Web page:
At age 39, Pablo Escobar was a billionaire. The head of the Medellin drug cartel in Colombia, per Forbes, had an estimated net worth of around $3 billion. All of these earnings were ill-gotten — his cartel controlled roughly three quarters of the global cocaine trade, and Escobar was a man wanted by both U.S. and Colombia officials. This combination of wealth and crime created a strange problem for Escobar: he simply had too much cash.
Escobar was wary of bankers — and vice versa. Escobar couldn’t risk putting too much money into any one bank, given that he had no legal recourse if they simply “lost” his deposits. Of course, he had other ways of exacting revenge, so this fear can easily be overstated. Bankers, however, had much more reasonable fears. If Escobar were ever convicted of a crime, those funds could be frozen or taken back by authorities. Or even worse, an aggressive prosecutor could have lumped the banker in with Escobar, as some sort of accomplice or co-conspirator. After all, it’s not like people in Colombia regularly walk into the bank to make six figure deposits using American currency.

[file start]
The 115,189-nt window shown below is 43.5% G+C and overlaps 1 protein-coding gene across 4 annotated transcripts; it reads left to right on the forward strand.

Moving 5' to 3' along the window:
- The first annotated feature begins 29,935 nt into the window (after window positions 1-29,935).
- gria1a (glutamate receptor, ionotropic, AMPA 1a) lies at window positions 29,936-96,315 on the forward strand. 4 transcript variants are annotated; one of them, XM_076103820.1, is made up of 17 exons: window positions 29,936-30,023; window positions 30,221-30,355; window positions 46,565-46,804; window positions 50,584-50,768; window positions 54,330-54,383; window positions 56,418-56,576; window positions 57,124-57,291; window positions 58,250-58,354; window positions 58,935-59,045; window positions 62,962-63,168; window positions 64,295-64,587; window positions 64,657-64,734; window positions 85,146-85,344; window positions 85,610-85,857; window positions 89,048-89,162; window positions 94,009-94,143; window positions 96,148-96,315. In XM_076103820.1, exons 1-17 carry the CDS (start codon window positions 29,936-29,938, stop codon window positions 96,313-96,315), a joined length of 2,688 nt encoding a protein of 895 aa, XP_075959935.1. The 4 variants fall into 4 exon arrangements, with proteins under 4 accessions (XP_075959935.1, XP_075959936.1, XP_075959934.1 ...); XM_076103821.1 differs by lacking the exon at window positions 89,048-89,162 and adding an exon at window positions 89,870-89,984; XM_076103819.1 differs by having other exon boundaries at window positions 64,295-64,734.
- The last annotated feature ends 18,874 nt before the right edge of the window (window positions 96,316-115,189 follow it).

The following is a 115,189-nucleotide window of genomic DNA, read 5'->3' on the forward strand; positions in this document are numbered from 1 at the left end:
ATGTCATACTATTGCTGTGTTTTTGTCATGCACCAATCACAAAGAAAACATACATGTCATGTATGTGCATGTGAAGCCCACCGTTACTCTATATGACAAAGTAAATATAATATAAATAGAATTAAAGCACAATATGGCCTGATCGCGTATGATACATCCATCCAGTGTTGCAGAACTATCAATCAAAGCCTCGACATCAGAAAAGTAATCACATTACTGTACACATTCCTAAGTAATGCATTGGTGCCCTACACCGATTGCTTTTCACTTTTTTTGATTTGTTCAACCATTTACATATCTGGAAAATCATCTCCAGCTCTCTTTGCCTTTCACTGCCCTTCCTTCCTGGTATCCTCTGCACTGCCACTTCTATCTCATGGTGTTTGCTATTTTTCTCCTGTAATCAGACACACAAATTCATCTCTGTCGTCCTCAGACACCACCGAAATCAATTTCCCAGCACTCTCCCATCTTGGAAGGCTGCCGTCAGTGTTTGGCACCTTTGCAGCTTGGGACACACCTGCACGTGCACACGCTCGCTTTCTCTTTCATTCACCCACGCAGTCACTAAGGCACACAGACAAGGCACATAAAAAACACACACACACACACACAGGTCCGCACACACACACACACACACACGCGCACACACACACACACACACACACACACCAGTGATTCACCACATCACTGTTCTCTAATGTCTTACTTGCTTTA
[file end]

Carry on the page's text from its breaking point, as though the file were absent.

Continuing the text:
Escobar spent money in droves. In his community, he had a reputation of being a Robin Hood type, using his drug money to build schools, hospitals, churches and ball fields. He also spent a lot on frivolous items for himself, including a 5,500 acre estate replete with an air strip, a dozen large statutes of dinosaurs, and a wild animal preserve of sorts. Escobar owned multiple giraffes, elephants, zebras, and even four hippopotamuses.
But in the end, he could not spend it fast enough. So he rolled up wads of $100 bills and stored them in a warehouse. According to the book “The Accountant’s Story,” the memoir of Roberto Escobar — Pablo’s brother and the cartel’s top accountant — Escobar (Pablo) had so much cash on hand that he was spending $2,500 a month on rubber bands, necessary to bind them together. To those of us who are not kingpins of the cocaine trade, spending $30,000 annually on rubber bands seems like a huge expense. But for Escobar, it was a rounding error.
In fact, Escobar’s warehouse of cash had a much bigger problem: rats. The warehouse had a rat problem, and Escobar lost about 10% of his wealth to these rats. They’d enter the warehouse at night and feast on the portraits of Benjamin Franklin captured within each rubber band.
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Related: “The Accountant’s Story” by Roberto Escobar. 3.5 stars on 21 reviews, available on Kindle.